November 29, 2021
If you are an active reader of packaging industry news, you might have noticed how many articles or press releases announce a new packaging design or a packaging format change but leave one important aspect out— the reason why. The reasoning behind a packaging change is often made implicit, rather than explicitly stating the metrics for why the change is an improvement, which leaves the reader to fill in the blank with their own idea as to why.
Greenwashing is defined by Merriam-Webster as, “expressions of environmentalist concerns especially as a cover for products, policies, or activities.” While greenwashing can be overt claims that are unsubstantiated, providing a cover for consumers to continue believing something is better for the environment by relying on their incomplete preconceptions rather than transparency is also a form of greenwashing. Allowing a reader’s preconception to stand, rather than explicitly confirming or countering a previously held idea is a way to shield less sustainable solutions from merited scrutiny.
Without transparency as to the why of a design change, a consumer is left to assume a reason which can lead to either correct or incorrect assumptions about what makes something more sustainable than the alternative. By leaving the reasoning for the decision to the reader to interpolate, the organizations sharing these press releases are contributing to a culture of greenwashing rather than building a culture of transparency.
If the redesign is science based, rather than optics based, the organization will have the data to back up the design change as a solution. This is because data about environmental impacts is one of the most powerful tools in developing and introducing more sustainable packaging solutions. Methods to compare data about alternative designs, such as Life Cycle Assessments, are used to provide valuable insight into the scope of a design improvement. However, unless the discussion of the redesign includes the data based reasoning (i.e. both the assumptions and the results of comparisons to previous packaging), both the reader and the consumer are left without the ability to judge the merit of the new design.
This challenge in evaluation is especially obvious when changing a package’s material or format from a conventional, recoverable format, to a novel format without an existing recycling stream. For example, publishing press releases or articles about a redesign from plastic to a 3D paper based format, or glass without a comparison of relative recyclability or greenhouse gas emissions, leaves the reader to assume one material to be inherently better. Likewise, changing to a flexible plastic packaging design from a rigid one also should be accompanied by a disclosure of the tradeoffs. As sustainability is complex, press releases and marketing materials about redesigns can build credibility by leaning into the complexity of sustainable package design by illuminating the information about the tradeoffs that were made.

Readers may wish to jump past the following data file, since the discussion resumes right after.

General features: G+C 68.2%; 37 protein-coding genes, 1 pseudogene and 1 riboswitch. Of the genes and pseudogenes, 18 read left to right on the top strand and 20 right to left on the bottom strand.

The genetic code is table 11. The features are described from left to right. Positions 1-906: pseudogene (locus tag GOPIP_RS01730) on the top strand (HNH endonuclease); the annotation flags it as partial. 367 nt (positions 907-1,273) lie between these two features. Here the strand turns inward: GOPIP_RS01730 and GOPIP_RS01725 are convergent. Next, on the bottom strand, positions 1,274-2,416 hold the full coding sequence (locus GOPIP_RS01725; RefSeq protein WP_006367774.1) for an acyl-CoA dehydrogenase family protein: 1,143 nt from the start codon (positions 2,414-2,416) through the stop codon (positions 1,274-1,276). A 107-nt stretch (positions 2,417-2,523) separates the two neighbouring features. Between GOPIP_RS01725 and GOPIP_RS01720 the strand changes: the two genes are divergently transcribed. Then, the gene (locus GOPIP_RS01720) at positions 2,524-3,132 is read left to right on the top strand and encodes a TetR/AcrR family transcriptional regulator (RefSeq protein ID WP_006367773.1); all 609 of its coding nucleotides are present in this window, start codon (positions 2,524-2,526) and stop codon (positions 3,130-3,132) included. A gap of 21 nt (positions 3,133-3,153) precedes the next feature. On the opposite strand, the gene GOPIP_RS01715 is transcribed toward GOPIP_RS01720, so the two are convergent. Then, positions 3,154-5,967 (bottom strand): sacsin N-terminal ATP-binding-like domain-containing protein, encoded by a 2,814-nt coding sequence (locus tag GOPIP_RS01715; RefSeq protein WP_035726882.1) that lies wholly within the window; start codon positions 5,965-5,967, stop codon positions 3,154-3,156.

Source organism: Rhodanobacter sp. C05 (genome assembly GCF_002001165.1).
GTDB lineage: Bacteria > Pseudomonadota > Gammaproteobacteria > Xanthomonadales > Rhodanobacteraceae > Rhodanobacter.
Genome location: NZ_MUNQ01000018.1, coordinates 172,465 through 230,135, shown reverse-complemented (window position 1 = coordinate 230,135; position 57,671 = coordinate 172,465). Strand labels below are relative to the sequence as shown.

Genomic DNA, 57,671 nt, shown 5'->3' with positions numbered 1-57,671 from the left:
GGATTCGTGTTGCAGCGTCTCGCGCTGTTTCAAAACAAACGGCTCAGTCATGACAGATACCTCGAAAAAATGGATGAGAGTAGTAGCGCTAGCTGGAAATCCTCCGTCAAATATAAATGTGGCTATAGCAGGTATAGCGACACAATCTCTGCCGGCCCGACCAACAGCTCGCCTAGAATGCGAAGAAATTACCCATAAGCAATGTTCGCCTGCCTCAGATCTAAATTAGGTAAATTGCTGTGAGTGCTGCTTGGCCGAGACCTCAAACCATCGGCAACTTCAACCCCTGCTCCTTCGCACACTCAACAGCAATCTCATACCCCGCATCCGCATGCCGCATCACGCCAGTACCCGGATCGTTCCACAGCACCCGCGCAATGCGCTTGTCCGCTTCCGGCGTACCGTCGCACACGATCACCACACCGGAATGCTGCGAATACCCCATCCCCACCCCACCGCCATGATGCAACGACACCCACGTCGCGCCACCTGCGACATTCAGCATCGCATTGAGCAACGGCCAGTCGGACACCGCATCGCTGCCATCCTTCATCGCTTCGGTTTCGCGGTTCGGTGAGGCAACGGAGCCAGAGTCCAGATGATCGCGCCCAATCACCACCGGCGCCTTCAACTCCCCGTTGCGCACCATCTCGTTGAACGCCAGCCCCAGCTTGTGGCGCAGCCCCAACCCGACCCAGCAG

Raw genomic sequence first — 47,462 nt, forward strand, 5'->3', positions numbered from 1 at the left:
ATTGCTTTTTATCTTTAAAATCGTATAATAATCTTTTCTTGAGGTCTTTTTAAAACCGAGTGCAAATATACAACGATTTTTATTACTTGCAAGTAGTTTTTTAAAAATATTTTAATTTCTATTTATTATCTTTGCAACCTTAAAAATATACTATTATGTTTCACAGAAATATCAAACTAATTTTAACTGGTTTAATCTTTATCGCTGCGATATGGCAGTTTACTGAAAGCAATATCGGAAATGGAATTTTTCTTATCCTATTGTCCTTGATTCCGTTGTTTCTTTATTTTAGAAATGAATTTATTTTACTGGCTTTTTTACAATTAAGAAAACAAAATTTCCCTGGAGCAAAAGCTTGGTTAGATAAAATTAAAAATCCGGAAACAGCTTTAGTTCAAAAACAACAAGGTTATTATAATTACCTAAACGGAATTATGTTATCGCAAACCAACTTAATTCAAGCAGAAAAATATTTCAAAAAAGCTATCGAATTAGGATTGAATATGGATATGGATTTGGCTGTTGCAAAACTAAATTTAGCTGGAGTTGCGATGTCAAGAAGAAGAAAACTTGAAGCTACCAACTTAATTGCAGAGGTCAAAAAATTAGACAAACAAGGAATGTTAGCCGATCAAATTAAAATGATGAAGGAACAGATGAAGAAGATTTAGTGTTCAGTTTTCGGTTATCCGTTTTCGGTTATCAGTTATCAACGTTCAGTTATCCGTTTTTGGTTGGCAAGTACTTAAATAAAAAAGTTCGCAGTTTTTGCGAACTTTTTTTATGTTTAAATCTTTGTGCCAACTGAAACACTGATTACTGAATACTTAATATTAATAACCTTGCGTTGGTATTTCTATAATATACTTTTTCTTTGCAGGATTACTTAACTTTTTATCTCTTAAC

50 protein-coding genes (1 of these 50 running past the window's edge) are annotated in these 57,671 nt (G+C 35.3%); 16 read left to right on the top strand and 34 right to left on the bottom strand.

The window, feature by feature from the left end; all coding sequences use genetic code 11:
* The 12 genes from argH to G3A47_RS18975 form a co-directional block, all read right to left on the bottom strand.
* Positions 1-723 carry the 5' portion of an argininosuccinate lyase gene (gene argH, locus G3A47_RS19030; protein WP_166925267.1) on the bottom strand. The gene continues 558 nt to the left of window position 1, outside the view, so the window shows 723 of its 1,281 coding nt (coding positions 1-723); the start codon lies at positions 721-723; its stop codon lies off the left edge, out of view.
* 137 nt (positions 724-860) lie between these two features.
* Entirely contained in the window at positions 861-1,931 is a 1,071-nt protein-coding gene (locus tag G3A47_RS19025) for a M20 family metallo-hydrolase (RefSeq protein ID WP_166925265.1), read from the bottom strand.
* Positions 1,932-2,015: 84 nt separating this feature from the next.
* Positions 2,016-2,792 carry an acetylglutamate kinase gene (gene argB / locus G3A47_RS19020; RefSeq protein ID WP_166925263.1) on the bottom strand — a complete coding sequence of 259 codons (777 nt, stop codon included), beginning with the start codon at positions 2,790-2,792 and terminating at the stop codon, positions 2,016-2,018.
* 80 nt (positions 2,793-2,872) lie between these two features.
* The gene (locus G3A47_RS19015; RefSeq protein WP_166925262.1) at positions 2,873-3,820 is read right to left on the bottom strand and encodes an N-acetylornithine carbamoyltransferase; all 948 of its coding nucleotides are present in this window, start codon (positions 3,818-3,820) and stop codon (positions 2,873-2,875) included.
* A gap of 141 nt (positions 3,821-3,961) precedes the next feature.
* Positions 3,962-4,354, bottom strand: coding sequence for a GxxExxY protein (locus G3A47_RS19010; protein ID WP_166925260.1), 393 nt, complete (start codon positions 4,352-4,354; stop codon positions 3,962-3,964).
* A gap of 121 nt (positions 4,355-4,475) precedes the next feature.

As we watch the packaging industry move to widespread adoption of reusable packaging systems, 3D paper packaging, and compostable packaging systems, transparency regarding the impact trade offs is more important than ever. Not every product is most sustainably packaged in a returnable, refillable container, a novel material application, or suited for compostable packaging. In order for a consumer to understand the trade-offs between packaging options, we need to talk about them. The willingness to share what trade offs are being made and what the environmental impacts of a package redesign are will help cut through the noise and empower consumers to better evaluate product-package systems’ sustainability.